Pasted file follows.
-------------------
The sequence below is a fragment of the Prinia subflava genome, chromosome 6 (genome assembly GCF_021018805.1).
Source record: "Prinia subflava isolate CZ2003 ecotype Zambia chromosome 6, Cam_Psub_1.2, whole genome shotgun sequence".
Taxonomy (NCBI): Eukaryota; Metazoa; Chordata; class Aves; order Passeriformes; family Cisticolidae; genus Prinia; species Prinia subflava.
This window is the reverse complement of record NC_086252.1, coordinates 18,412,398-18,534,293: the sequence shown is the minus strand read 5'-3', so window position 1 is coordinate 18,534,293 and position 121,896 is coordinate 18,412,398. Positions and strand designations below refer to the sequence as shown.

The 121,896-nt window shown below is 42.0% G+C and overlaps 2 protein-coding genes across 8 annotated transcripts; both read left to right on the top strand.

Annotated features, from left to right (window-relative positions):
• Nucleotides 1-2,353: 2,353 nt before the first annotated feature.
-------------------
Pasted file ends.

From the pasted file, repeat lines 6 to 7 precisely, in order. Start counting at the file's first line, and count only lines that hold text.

Annotated features, from left to right (window-relative positions):
• Nucleotides 1-2,353: 2,353 nt before the first annotated feature.